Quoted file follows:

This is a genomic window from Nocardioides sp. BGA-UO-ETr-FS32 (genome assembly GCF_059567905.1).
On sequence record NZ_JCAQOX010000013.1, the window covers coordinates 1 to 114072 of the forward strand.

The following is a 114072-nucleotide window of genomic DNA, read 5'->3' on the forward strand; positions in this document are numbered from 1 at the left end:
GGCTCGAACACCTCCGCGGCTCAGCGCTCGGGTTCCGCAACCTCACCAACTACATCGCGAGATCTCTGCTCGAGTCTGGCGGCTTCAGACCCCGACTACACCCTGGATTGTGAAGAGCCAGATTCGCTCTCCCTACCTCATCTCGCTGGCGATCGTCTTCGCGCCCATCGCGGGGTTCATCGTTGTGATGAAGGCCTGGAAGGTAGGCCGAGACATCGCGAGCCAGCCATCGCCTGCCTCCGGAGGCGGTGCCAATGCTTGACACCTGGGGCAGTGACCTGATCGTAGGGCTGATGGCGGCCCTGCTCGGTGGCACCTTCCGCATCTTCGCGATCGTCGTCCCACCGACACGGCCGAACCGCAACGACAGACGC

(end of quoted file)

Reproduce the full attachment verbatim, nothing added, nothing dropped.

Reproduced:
This is a genomic window from Nocardioides sp. BGA-UO-ETr-FS32 (genome assembly GCF_059567905.1).
On sequence record NZ_JCAQOX010000013.1, the window covers coordinates 1 to 114072 of the forward strand.

The following is a 114072-nucleotide window of genomic DNA, read 5'->3' on the forward strand; positions in this document are numbered from 1 at the left end:
GGCTCGAACACCTCCGCGGCTCAGCGCTCGGGTTCCGCAACCTCACCAACTACATCGCGAGATCTCTGCTCGAGTCTGGCGGCTTCAGACCCCGACTACACCCTGGATTGTGAAGAGCCAGATTCGCTCTCCCTACCTCATCTCGCTGGCGATCGTCTTCGCGCCCATCGCGGGGTTCATCGTTGTGATGAAGGCCTGGAAGGTAGGCCGAGACATCGCGAGCCAGCCATCGCCTGCCTCCGGAGGCGGTGCCAATGCTTGACACCTGGGGCAGTGACCTGATCGTAGGGCTGATGGCGGCCCTGCTCGGTGGCACCTTCCGCATCTTCGCGATCGTCGTCCCACCGACACGGCCGAACCGCAACGACAGACGC